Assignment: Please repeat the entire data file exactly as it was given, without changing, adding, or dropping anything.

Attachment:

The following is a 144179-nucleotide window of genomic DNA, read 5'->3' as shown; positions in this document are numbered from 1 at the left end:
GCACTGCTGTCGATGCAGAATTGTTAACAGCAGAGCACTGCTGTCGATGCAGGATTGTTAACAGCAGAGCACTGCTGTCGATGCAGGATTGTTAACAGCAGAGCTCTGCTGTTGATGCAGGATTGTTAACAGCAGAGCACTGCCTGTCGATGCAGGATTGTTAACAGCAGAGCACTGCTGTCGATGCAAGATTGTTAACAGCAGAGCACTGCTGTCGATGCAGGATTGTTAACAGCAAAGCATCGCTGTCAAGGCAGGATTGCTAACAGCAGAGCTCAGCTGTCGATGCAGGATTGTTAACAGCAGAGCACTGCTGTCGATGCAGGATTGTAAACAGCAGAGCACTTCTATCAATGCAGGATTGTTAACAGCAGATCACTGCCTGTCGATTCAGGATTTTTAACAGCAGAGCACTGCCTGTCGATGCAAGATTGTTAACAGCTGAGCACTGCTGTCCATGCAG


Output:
The following is a 144179-nucleotide window of genomic DNA, read 5'->3' as shown; positions in this document are numbered from 1 at the left end:
GCACTGCTGTCGATGCAGAATTGTTAACAGCAGAGCACTGCTGTCGATGCAGGATTGTTAACAGCAGAGCACTGCTGTCGATGCAGGATTGTTAACAGCAGAGCTCTGCTGTTGATGCAGGATTGTTAACAGCAGAGCACTGCCTGTCGATGCAGGATTGTTAACAGCAGAGCACTGCTGTCGATGCAAGATTGTTAACAGCAGAGCACTGCTGTCGATGCAGGATTGTTAACAGCAAAGCATCGCTGTCAAGGCAGGATTGCTAACAGCAGAGCTCAGCTGTCGATGCAGGATTGTTAACAGCAGAGCACTGCTGTCGATGCAGGATTGTAAACAGCAGAGCACTTCTATCAATGCAGGATTGTTAACAGCAGATCACTGCCTGTCGATTCAGGATTTTTAACAGCAGAGCACTGCCTGTCGATGCAAGATTGTTAACAGCTGAGCACTGCTGTCCATGCAG